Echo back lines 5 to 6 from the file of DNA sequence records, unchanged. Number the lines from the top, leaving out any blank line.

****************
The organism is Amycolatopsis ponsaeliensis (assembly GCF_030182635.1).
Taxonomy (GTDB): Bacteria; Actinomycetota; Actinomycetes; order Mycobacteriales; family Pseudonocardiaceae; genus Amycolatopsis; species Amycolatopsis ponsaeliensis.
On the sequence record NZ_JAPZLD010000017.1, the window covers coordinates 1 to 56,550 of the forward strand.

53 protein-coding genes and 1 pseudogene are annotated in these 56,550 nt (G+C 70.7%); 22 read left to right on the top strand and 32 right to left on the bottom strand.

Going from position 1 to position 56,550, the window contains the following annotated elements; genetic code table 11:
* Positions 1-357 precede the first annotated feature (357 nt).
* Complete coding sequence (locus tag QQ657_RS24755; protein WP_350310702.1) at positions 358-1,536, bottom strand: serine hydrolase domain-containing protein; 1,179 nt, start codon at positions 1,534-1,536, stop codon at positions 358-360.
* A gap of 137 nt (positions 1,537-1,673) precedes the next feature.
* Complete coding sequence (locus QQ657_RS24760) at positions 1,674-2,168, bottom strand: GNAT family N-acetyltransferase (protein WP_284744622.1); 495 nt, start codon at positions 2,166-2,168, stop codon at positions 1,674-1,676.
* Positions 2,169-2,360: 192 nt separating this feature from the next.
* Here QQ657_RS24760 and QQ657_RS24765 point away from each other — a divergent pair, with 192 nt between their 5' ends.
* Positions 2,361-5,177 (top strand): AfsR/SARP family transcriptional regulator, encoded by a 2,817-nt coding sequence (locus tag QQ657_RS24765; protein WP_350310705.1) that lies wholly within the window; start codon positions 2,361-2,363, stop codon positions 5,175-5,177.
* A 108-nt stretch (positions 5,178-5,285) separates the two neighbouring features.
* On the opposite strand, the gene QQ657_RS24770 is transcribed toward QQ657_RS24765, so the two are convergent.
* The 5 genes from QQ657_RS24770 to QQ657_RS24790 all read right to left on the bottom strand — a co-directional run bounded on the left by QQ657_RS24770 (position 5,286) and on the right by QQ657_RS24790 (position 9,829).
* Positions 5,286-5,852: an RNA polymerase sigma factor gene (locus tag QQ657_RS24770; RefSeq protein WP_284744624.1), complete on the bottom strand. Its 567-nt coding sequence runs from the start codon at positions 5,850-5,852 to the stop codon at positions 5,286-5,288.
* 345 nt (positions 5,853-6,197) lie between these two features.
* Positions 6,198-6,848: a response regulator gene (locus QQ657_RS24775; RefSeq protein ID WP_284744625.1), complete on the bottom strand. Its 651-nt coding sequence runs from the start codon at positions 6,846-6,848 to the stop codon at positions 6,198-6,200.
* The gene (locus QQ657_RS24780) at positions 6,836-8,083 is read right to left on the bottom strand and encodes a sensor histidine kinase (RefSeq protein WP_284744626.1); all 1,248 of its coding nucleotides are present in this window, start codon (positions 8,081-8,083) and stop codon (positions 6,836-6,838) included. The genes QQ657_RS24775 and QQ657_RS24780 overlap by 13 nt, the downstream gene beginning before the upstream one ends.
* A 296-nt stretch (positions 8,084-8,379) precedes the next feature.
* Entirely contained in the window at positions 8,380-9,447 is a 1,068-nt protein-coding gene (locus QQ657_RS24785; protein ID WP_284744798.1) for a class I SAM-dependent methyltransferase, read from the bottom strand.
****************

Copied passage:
Going from position 1 to position 56,550, the window contains the following annotated elements; genetic code table 11:
* Positions 1-357 precede the first annotated feature (357 nt).